June was our time to make the long and scary drive up through Canada and into Alaska. I won’t get into much more detail on the drive as I already covered most of it, but as always, I’ll break down the costs and add some more details along the way. After floundering a bit in Washington and staying in casinos for five nights in a row due mostly to exhaustion, we hoped Alaska would renew our energy and let us finish our trip on a high note… and Alaska delivered.
As with previous travels to scary places like Myanmar and Vietnam, the fear quickly subsides as the journey progresses. The unknowns become answered, and the fear and anxiety lightens as we progressed in the journey. Alaska went from a far away dream, to one of our most desired destinations to revisit. Combined with the amazingness of Canada, it has quickly jumped to one of our favorite places in the world, and the expenses were quite manageable.
Total June Cost: $3,733
Total days in the camper: 30
Total days out of camper: 0
Cost per day: $124
States Visited: Alaska, British Columbia, Yukon
Total Miles: Approx 4,500
We prepared for the worst and hoped for the best as our Canadian and Alaskan journey began. We loaded up on groceries in Washington and scouted out free sites along the route. Although the total driving miles were quite daunting, gas prices were much lower than we had planned, thanks to a favorable Canadian exchange rate along with cheaper gas prices overall. Amazingly, we spent less in June than we did in four other months while on the road! We skipped some of the things we might have done if we were on a regular one-week type vacation, but those are the financial sacrifices we’re willing to make to enjoy such a long journey. Let’s get into the details:
Alaska was the planned highlight of our trip even before we started renovating Penny Lane, so the chances of disappointment were pretty high. We could drive 60 hours through backwoods wilderness to find a fake Alaskan tourist town full of tourists and domesticated bears*. Instead, we found the Alaska we hoped to find.
An untouched wilderness with rugged landscapes, beautiful glaciers, deadly animals regularly crossing our path and unforgettable experiences. Okay, so we didn’t exactly “hope” for deadly animals crossing our paths, but we were okay with it since it meant we would see bears! Each day we kept a running total of how many bear, moose and bald eagles we saw and the numbers fluctuated from 0 to double digits depending on where we visited. At times it felt like we were in a drive through safari, except these animals had no boundaries.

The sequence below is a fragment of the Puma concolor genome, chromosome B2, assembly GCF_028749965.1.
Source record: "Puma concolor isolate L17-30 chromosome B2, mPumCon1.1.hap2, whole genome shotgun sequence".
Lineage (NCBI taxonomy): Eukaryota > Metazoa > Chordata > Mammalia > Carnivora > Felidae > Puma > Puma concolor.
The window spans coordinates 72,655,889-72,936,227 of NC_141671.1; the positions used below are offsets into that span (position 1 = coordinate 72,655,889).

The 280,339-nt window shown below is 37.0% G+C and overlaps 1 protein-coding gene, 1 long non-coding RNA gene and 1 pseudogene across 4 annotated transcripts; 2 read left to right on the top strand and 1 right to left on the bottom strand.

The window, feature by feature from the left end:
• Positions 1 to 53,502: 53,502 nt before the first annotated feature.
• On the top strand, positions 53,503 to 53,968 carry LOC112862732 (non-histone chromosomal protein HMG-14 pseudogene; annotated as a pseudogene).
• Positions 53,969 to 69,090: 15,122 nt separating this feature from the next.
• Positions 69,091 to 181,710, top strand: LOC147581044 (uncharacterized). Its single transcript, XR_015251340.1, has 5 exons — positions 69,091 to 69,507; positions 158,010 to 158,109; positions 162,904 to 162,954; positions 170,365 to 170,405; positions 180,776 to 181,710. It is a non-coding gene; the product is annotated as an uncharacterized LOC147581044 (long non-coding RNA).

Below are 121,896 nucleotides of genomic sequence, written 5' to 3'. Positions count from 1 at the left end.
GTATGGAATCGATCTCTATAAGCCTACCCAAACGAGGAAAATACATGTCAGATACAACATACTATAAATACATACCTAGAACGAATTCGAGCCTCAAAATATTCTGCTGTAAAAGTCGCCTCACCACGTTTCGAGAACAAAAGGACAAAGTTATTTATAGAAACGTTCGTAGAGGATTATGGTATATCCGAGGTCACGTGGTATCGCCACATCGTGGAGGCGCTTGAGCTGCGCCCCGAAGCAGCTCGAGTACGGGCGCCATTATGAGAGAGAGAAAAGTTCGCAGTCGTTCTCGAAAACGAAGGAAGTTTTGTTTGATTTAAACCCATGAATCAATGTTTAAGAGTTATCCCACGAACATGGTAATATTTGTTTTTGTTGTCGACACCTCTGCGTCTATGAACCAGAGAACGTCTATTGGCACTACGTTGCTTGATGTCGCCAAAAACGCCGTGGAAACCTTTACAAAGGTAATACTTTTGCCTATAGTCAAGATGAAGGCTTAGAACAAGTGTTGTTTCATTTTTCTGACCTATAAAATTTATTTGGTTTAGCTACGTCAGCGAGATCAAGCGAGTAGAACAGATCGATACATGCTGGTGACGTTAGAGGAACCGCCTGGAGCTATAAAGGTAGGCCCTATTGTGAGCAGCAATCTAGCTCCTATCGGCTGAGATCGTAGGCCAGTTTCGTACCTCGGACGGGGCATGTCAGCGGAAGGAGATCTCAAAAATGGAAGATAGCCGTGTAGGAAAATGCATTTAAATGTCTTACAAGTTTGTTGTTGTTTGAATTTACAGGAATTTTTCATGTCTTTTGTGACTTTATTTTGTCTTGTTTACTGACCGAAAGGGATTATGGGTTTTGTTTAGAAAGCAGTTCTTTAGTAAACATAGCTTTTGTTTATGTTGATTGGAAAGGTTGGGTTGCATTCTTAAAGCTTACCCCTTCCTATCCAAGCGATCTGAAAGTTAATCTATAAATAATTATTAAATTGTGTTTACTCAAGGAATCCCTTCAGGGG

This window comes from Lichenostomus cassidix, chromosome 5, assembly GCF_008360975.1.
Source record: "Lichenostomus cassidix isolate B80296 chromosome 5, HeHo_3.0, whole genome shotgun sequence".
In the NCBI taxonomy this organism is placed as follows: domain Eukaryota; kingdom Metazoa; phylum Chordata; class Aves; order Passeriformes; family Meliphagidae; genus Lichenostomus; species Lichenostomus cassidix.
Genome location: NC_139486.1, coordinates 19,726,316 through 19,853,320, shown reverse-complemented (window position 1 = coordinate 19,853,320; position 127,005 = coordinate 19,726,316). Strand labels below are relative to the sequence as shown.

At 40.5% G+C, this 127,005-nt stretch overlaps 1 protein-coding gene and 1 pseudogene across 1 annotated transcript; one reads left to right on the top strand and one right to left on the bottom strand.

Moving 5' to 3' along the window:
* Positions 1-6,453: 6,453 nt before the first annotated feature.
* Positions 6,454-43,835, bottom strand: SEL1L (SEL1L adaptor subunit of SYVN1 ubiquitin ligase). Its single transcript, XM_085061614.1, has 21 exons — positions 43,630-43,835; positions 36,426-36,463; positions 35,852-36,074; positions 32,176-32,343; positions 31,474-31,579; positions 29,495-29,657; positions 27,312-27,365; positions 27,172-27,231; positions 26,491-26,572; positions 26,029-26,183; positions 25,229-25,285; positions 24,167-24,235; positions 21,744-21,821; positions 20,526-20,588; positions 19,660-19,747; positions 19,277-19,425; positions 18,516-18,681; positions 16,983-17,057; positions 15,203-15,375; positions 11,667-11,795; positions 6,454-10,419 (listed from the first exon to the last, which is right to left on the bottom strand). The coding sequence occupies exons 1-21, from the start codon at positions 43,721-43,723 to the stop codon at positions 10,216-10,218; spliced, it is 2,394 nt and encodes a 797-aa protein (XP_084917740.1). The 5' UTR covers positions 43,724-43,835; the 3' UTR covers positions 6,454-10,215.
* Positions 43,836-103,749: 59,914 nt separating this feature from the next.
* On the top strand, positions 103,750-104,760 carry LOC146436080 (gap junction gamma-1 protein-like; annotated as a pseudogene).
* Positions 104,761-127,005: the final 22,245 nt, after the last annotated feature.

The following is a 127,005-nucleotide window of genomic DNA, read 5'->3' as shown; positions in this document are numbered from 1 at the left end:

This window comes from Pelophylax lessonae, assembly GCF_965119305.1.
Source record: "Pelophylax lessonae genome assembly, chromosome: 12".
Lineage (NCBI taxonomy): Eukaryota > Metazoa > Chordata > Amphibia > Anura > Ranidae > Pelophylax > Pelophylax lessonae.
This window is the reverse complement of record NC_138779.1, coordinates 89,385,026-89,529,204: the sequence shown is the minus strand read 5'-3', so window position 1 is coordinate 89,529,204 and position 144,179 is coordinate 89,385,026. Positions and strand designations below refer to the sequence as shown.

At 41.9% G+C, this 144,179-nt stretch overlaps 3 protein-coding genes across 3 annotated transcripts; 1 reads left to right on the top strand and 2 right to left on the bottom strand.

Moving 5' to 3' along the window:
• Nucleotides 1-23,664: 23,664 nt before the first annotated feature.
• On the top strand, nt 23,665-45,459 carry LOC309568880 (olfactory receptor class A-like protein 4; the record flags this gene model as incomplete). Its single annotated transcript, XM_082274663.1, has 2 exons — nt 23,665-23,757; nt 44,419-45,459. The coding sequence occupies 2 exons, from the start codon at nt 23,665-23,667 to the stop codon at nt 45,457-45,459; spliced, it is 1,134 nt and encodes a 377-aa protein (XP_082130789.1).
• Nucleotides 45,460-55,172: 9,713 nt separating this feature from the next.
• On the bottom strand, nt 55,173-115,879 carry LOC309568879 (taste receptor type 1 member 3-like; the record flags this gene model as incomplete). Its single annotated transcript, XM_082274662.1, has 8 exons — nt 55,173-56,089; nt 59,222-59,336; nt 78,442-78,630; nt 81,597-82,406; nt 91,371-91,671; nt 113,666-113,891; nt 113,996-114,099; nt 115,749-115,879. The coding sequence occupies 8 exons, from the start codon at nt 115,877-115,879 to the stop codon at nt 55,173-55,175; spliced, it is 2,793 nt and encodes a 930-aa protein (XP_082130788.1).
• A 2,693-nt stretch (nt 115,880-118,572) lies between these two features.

That doesn’t mean you’ll automatically see a boatload of animals if you simply cruise into a port and take a quick drive into the interior. We talked to numerous travelers who hadn’t seen many animals at all, but most of them didn’t have the luxury of truly exploring as we did.
However, that exploring meant a lot of driving and a lot of roughing it. We never really knew how easy it would be to find potable water so we limited our showers probably more than we needed to**. When we stopped in Valdez, we decided to splurge on a full hook up campsite so we could shower as long as we needed. If you’re not versed in camper talk, a full hook up basically means electric, water and unlimited use since you’re hooked directly up to the sewer system. It also included Wifi and cable tv, so you can imagine we took some well deserved time to veg out.
Actually, it was hard to veg out because we were still in Alaska! I can guess what you think of when you hear “Valdez” (yes, those sad pictures of birds and seals covered in oil), but thankfully the town and environment have moved beyond that. It’s one of the most beautiful places in Alaska, with the small port town surrounded by mountains which are draped in glaciers. We spent a lot of time just enjoying the views. Our RV park also had a strange attraction: Bald Eagle feeding. They have a license from the state and can only do it when the salmon aren’t running, which happened to be the time we visited.